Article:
http://www.ncbi.nlm.nih.gov/pubmed/25801536

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Cannabidiol arrests onset of autoimmune diabetes in NOD mice.

Figure 2

“Cannabidiol (CBD) is a potent anti-inflammatory agent. It is effective in supressing IFN-γ and TNF-α production and progression of autoimmune Th1-mediated rheumatoid arthritis by inhibition of T cell proliferation. This observation led us to investigate the possible effects of CBD on additional autoimmune diseases.

We have previously reported that cannabidiol (CBD) lowers the incidence of diabetes in young non-obese diabetes-prone (NOD) female mice.

In the present study we show that administration of CBD to 11-14 week old female NOD mice… ameliorates the manifestations of the disease…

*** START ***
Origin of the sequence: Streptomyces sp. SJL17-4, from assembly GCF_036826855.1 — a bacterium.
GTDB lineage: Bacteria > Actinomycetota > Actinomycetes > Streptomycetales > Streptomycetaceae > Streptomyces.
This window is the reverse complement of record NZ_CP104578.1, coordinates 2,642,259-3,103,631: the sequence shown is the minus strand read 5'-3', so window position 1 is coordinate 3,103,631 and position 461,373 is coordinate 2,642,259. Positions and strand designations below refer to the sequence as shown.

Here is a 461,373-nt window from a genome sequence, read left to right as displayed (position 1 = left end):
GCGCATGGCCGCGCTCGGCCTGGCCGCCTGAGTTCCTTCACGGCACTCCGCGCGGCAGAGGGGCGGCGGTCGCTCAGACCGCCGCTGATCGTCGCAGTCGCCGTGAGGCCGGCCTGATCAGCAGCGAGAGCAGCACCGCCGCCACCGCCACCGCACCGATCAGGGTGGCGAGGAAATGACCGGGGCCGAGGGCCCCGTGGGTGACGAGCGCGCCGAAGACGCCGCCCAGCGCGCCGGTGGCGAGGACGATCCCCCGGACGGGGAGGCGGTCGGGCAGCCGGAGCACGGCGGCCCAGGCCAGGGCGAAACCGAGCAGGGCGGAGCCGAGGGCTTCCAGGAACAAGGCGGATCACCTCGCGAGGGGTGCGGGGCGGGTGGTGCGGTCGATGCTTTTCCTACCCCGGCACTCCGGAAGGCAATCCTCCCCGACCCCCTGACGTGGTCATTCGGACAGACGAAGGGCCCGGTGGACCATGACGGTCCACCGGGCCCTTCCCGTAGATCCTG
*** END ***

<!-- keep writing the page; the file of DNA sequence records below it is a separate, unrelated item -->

CBD was extracted from Cannabis resin (hashish)…

Our data strengthen our previous assumption that CBD, known to be safe in man, can possibly be used as a therapeutic agent for treatment of type 1 diabetes.

CBD is not psychoactive and has anti-inflammatory and anti autoimmune properties.

Based on the above presented results, on the previously documented anti-inflammatory effects of CBD and on its clinical safety, it seems reasonable to consider the use of CBD for controlling type 1 diabetes at an early stage of the disease.”

http://www.ncbi.nlm.nih.gov/pmc/articles/PMC2270485/

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Texas A&M Pharmacy Researcher Fights Cancer, Pain With New Cannabinoid Receptor Drug

DrDaiLu

“Dr. Lu has been working to find new types of chemotherapeutic drugs that both kill pancreatic cancer and suppress the cancer pain at the same time by targeting a special G-protein coupled receptor that belongs to the biological system responsible for the effects of Tetrahydrocannabinol (THC), a compound derived from some varieties of cannabis (hemp) or made synthetically, that is the primary psychoactive agent in marijuana and hashish.